Keshawn Martin will be at the center of the aerial attack and will get the ball a lot in the flat, giving him the chance to make some plays with his quickness and shiftiness.
Against Michigan and Wisconsin, Roushar went to some four-wide sets in a diamond formation with Martin at the back of it. From that set, Martin often goes in motion and either takes a handoff, is used in play-action, or splits off wide to the other side. Formations like this, which allow Cousins to quickly get the ball out of his hands, will be a big part of the offensive game plan against Georgia.
Bell also went in motion often against the Badgers, and will play a part in the passing game once again.
The tight ends will come into play just like they did in the Big Ten title game, and Garrett Celek specifically will be very important in pass protection against Jones and Washington. Brian Linthicum will see plenty of playing time as a blocker who goes in motion from tight end into the backfield as a second fullback, as he did in the Big Ten Championship Game. Both of them also should figure in the passing game, on short curl routes as hot reads and check downs for Cousins.
If the lateral passing game can be effective — which is has proven to be consistently for the Spartans, it will force the Georgia defense to spread out to cover, and give Cousins some downfield chances to Cunningham.
He has to be wary of Bacarri Rambo, however, who has seven interceptions. Many of the interceptions Georgia has were forced mistakes, because of heavy pressure on opposing quarterbacks. Unfortunately, Cousins has struggled in this area despite cleaning that up mostly this season showing the smarts to hold on to the ball rather than throw it up for grabs. His decision making will need to be at its best Monday.
Backup quarterback Andrew Maxwell will be seeing a share of the playing time as well. This will be a real test for him in his decision making, given that he has not been on the field a whole lot. But what he does bring is a greater mobility, which against the rush of Georgia will be to his benefit. His presence will open up the run game and some bootleg play-action passes. The other advantage he holds is the lack of tape Georgia has of him, they can scout Cousins, but they cannot really prepare for Maxwell.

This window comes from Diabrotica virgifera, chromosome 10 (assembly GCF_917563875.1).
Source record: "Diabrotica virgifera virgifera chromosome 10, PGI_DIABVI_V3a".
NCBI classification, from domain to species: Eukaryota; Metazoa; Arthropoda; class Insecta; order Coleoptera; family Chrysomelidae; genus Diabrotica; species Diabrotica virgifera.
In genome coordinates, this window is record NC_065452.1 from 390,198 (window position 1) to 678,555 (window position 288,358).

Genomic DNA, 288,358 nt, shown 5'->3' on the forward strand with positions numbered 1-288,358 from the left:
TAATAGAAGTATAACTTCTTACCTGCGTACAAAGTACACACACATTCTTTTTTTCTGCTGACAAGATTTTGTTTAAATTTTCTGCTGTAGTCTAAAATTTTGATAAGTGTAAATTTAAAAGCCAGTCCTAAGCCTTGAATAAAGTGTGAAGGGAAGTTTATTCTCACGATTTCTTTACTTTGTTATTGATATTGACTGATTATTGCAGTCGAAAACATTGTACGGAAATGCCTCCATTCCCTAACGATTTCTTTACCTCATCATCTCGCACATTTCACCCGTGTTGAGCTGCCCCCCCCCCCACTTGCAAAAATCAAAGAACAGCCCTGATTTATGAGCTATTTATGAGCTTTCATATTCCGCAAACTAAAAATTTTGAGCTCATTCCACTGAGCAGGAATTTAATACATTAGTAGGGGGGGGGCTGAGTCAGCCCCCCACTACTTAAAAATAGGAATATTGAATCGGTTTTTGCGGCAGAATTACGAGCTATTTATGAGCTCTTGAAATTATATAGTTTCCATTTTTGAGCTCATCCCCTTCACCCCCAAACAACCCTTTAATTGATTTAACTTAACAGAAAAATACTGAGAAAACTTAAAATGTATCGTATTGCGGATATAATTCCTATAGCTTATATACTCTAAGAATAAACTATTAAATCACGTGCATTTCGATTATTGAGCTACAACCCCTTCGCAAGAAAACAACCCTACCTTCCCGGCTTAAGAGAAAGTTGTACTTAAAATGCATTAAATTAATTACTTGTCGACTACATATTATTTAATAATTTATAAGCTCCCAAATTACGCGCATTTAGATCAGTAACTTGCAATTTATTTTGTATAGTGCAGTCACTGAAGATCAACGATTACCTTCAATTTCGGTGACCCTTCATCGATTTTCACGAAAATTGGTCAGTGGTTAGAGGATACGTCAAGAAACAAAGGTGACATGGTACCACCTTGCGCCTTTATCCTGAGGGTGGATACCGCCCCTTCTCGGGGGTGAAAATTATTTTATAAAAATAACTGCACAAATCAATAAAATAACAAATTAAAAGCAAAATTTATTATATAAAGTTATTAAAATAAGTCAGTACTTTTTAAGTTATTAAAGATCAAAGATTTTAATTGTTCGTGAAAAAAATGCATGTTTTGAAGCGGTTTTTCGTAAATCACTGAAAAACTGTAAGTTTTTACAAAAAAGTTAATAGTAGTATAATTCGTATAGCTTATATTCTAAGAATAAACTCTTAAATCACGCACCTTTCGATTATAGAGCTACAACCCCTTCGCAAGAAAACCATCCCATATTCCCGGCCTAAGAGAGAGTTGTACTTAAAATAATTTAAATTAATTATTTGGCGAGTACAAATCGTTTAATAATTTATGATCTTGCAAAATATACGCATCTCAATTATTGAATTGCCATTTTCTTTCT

Roushar broke out the wildcat formation with both Bell and Martin in the Big Ten title game, and it might be used sparingly once again. The desire to go laterally would suggest Bell being the one taking the snaps, with Martin in motion to take the ball on a jet sweep, or for Bell to run up the middle after faking a handoff.
As far as other possible trick plays, still have yet to see anything involving Nichol, which is a surprise. Martin will be involved in his usual share of extra touches because of his ability to break into the open field. Maxwell brings an interesting twist to the offense, particularly in the wildcat as a possible receiver.
The Spartans will face one of the nation’s best defenses at a time when their offense is clicking and playing at an extremely high level. The amount of pressure the Bulldogs apply to Cousins will determine the success of Michigan State offense, so the Spartans will counter by trying to get the ball to its playmakers quickly. Martin and Cunningham have been playing incredibly well for many weeks, and will need to do so again. Bell and Baker have to find a way to churn out yardage and wear down a very large, physical defense. If they cannot do so, it will be a difficult game for the Spartans to win.
Posted on December 27, 2011, in Football and tagged Andrew Maxwell, B.J. Cunningham, Brian Linthicum, Edwin Baker, Garrett Celek, Keshawn Martin, Kirk Cousins, Le'Veon Bell, Outback Bowl. Bookmark the permalink. Leave a comment.